After a massive crash on the final lap of the Coke Zero 400 resulted in fiery debris, a torn down fence, and several injuries to fans, driver Austin Dillon still managed to walk away unharmed after his airborne car flipped over early Monday morning.
Engines were strewn about the field, sparks flew all over, and fires broke out in some cars. But like Dillon, no drivers sustained any major injuries. One spectator in the Daytona, Florida crowd was reportedly treated at a hospital but has already been released.
The wreck occurred around 3 a.m. ET after a rain delay and seconds after Dale Earnhardt Jr. crossed the finish line.
"I'm shocked that Austin Dillon is even alive from what he went through," driver Jimmie Johnson said. "It was just a frightening moment. I saw it in the mirror and, man, I expected the worst when I came back around."
Dillon’s No. 3 car went airborne and into the fence, tearing part of it down, flipped and landed on its roof. He did suffer a bruised tailbone and forearm, but Dillon got out of the wreck under his own power and waved to fans to signal he was ok.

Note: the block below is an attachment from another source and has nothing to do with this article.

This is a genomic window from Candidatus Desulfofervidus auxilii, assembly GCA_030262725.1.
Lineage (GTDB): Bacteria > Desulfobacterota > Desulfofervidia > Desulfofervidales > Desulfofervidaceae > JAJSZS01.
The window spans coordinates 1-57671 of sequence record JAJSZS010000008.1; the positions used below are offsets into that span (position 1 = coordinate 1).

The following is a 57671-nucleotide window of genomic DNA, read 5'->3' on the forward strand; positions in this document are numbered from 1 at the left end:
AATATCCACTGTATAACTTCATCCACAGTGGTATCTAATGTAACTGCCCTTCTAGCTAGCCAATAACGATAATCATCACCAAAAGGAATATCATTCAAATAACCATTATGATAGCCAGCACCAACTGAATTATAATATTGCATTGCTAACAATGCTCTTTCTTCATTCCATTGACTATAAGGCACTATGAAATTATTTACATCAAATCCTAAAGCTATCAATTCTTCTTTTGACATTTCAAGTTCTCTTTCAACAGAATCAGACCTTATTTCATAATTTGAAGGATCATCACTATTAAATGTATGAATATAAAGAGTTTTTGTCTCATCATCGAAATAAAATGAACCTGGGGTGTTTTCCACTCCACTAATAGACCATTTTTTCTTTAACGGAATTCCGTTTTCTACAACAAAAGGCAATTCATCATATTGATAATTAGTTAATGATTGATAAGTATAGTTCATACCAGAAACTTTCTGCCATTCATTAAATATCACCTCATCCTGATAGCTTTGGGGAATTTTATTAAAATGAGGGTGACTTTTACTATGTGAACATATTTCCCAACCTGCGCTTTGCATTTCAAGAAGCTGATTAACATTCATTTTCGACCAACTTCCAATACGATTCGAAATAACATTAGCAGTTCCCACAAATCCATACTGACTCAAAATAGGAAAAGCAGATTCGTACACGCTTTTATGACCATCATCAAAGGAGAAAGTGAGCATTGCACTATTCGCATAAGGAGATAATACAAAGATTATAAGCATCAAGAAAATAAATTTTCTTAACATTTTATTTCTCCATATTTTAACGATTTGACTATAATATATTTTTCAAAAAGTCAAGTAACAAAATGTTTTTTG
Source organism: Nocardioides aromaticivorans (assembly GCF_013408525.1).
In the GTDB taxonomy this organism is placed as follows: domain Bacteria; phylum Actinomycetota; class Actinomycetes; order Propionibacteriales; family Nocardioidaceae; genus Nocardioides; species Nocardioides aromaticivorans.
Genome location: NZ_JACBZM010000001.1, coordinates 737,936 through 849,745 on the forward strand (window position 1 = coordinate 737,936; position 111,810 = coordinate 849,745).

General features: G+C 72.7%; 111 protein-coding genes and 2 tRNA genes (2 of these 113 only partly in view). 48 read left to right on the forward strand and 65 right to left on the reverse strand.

Altogether, 13 people sustained an injury, though only four were treated by medics at the track and eight declined treatment, Daytona president Joie Chitwood said.
Some have called the incident “The Big One,” a term used to describe a wreck so awful it looks like “a mushroom cloud,” according to TheBigLead.com. NASCAR uses restrictor plates on cars to limit how fast a driver can go, and in turn make the races safer. However, one of the results is a tight pack of cars bunched together at blazing speeds and one slipup can result in the crash seen below.